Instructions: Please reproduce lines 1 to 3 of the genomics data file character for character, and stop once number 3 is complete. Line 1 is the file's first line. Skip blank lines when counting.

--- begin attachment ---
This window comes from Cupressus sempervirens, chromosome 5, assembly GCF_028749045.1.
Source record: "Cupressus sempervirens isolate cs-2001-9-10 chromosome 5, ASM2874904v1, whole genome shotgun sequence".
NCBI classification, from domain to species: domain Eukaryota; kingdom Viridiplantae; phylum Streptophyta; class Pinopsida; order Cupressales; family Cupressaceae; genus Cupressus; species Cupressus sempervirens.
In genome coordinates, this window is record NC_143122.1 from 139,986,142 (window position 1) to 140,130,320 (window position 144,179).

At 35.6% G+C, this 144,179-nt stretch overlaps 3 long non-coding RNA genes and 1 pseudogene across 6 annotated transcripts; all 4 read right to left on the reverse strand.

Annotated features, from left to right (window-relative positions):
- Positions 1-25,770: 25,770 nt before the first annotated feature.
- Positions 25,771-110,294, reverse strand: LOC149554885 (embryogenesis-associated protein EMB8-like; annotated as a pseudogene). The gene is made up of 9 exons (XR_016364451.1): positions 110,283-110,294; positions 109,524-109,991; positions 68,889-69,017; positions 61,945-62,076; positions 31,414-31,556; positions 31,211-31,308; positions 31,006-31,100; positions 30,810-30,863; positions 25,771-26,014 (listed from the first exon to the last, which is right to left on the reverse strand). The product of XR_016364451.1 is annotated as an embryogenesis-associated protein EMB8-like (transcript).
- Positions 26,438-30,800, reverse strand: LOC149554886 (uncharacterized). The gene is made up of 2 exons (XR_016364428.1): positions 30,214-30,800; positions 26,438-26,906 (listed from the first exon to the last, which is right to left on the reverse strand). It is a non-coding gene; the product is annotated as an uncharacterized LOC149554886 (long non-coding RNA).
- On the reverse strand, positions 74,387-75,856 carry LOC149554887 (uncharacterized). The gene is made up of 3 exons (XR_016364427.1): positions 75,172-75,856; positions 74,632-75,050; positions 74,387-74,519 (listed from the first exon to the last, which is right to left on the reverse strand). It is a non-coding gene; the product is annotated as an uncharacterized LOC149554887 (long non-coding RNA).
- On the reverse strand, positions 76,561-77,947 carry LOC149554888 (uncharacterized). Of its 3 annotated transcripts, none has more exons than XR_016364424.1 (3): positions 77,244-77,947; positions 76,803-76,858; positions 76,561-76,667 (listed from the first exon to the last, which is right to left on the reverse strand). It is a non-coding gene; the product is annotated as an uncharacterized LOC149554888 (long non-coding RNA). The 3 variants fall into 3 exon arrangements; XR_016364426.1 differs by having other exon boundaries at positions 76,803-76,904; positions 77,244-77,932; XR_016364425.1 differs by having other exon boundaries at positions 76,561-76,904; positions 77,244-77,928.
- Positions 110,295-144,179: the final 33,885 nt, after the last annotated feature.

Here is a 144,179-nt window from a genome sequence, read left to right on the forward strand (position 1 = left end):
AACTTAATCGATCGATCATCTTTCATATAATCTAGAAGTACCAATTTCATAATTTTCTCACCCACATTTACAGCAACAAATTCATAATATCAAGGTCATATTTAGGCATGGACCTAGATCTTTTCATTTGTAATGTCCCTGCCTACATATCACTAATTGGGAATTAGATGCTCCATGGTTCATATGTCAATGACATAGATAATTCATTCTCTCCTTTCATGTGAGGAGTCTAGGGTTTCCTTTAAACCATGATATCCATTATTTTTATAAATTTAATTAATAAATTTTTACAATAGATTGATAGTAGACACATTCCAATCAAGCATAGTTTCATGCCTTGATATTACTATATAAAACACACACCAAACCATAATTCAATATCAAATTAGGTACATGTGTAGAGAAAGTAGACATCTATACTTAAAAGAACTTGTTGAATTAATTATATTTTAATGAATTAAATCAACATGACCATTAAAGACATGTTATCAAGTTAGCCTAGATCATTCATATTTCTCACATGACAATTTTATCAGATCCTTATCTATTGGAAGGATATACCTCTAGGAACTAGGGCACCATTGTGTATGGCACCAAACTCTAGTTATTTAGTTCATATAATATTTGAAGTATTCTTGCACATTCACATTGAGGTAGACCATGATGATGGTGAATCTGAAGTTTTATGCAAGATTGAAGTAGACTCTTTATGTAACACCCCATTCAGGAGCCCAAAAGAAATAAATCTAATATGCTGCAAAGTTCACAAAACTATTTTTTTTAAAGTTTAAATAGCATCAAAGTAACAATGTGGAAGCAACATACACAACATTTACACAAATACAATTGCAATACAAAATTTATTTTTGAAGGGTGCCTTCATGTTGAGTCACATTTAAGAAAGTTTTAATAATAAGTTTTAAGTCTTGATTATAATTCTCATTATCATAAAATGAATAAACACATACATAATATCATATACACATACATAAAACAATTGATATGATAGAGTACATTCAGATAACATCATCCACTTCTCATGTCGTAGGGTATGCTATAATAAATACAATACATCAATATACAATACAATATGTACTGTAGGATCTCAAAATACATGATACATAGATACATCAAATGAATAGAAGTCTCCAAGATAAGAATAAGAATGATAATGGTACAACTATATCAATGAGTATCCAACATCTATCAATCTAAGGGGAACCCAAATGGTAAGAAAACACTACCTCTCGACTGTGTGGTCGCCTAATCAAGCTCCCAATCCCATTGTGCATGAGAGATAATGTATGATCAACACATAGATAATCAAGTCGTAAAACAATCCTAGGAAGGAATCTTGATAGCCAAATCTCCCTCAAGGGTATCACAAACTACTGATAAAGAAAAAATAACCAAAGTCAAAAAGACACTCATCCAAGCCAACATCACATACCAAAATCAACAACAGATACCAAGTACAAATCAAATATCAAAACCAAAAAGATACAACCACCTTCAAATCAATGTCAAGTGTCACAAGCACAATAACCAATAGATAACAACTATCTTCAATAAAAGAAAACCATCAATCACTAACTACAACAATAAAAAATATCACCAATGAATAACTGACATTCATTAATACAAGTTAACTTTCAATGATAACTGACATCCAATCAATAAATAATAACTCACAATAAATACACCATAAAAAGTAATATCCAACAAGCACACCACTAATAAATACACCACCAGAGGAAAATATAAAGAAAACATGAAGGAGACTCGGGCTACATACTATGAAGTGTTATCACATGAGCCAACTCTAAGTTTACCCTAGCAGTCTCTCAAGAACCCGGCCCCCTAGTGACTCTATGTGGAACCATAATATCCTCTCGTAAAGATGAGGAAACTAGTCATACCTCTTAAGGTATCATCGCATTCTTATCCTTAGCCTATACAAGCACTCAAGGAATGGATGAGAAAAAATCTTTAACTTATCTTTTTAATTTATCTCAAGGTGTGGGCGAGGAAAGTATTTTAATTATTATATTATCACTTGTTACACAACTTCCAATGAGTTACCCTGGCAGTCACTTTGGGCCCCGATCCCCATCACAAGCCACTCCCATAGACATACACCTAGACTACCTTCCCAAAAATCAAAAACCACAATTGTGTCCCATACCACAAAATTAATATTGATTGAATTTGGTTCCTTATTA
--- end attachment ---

This window comes from Cupressus sempervirens, chromosome 5, assembly GCF_028749045.1.
Source record: "Cupressus sempervirens isolate cs-2001-9-10 chromosome 5, ASM2874904v1, whole genome shotgun sequence".
NCBI classification, from domain to species: domain Eukaryota; kingdom Viridiplantae; phylum Streptophyta; class Pinopsida; order Cupressales; family Cupressaceae; genus Cupressus; species Cupressus sempervirens.